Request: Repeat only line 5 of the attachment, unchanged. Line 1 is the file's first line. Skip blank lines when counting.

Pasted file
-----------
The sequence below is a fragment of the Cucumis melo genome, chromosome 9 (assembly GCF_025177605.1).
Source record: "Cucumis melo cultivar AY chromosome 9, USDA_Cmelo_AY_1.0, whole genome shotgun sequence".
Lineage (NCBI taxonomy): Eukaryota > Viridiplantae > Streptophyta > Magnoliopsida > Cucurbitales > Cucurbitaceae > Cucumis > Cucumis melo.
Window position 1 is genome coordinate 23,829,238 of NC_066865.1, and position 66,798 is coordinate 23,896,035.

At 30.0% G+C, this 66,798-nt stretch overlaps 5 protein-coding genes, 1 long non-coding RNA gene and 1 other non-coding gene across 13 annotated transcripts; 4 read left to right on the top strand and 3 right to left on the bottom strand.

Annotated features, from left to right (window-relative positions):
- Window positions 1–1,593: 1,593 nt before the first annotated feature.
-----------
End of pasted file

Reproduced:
At 30.0% G+C, this 66,798-nt stretch overlaps 5 protein-coding genes, 1 long non-coding RNA gene and 1 other non-coding gene across 13 annotated transcripts; 4 read left to right on the top strand and 3 right to left on the bottom strand.